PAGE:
The Mind Behind the Gospels (review)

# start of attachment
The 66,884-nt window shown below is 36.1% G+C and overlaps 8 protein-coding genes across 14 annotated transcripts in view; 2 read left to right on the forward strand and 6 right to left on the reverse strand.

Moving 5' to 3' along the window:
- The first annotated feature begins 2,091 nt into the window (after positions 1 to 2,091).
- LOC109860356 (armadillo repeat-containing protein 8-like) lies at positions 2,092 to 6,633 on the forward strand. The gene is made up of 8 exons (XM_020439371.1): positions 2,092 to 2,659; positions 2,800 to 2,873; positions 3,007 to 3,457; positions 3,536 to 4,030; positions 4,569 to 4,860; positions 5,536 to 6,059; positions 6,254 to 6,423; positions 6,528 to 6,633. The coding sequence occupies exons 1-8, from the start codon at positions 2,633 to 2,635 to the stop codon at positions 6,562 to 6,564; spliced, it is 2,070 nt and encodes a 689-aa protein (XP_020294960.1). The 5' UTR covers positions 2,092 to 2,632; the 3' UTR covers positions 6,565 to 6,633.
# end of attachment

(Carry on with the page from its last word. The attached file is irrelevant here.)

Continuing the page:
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In this first of two planned volumes of commentary on the Gospel of Matthew, Herbert W. Basser takes up the first half of the Gospel of Matthew (chapters 1-14), expertly highlighting similarities and parallels between Matthew's Gospel and other pieces of Jewish literature in their interpretations of biblical verses, use of idom and motif, and theologies. In so doing, he persuasively demonstrates the degree to which the earliest layer of the Gospel of Matthew originally derives from a Palestinian Jewish matrix. The result is a contribution that offers a richer and generally more nuanced understanding of the Gospel material. In the preface and general introduction, Basser explains his methodology, approach, and objectives. The remainder of the volume consists of fourteen chapters—one for each of the Gospel chapters covered by the book. Each chapter opens with a brief summary and preliminary discussion of the salient issues found in the chapter, followed by a systematic verse-by-verse commentary on the Matthean text. The rhetorical styles and forms of the Gospel text that are similar to those found in other Jewish literature are identified; these latter texts then are carefully employed to illuminate the meaning of Matthew's rhetoric. Basser's goal is to read Matthew's Gospel via the lens of other Jewish texts (even much later rabbinic material) that employ precisely the same language and imagery found in Matthew. Quotations from relevant rabbinic texts, from Qumran documents, as well as verses from the Septuagint and Syriac translations of both Hebrew Bible texts and Greek early Christian material, are provided. Basser deliberately avoids delving deeply into the theoretical debate about how the Gospels affected and shaped one another, nor generally does he engage in form criticism. As a result, synoptic comparisons are infrequent, although they are provided when significant, as are discussions of manuscript variants. Basser argues that for the writing of his Gospel, the author of Matthew—whom he argues was a Gentile—drew on what originally were oral or written Jewish stories about Jesus that circulated before the earliest written Gospels were composed. These stories, likely initially told in Aramaic, were then incorporated and shaped by the author of Matthew to fit his text and message. Basser demonstrates that remnants of the oral traditions can be found in such Jewish literature as the Dead Sea Scrolls, the Mishnah, and the Talmud. According to Basser, each of these documents partakes in the use of Jewish idiom, interpretive tendencies, and structures of argument common to Jewish Palestine; in short, they were part of the same cultural perspective and shared the same Jewish "mind." Basser demonstrates that Jewish midrashim, in whatever form they now appear, "inform, are informed by, and inform us about the culture upon which the presynoptic stories are predicated" (p. xii). Indeed, as he reveals, Jewish homiletic interpretations can sometimes bring clarity to anomolous statements made in the Gospel. For example, Basser persuasively argues that Matthew's source for the statement found in 3:9 to God's being "able to raise up children from Abraham from these stones here" is based not—as many believe—on a pun on the Aramaic words for stones and sons, but instead on a Hebrew rhetorical tradition that is paralleled in rabbinic texts (pp. 81-83). Basser likewise provides a thought-provoking analysis of Matthew 5:21-48, often called the "Anti-theses," by arguing that Jesus was simply "making pronouncements" on these laws "under familiar sciptural headings"—as did certain other rabbis—rather than "attempting to supersede the Scriptures," or rejecting the traditional understanding of these laws, as is typically argued (p. 131 ff.). For Basser, the final "parting of the ways" between Judaism and Christianity occurred shortly after 70 CE: this is a considerably earlier date than that given by most modern scholars of Christian Origins. Indeed, Basser boldly states that "Christians were by Matthew's time quite separate from Jews" (p. 44). The break, he argues, was "precipitated . . . by the rejection of scribal Law and interpretations, leading to the entire abrogation of the Torah's rituals" (p. 8) on the part of believers in Jesus as Messiah. Yet he also states that "for there to be...

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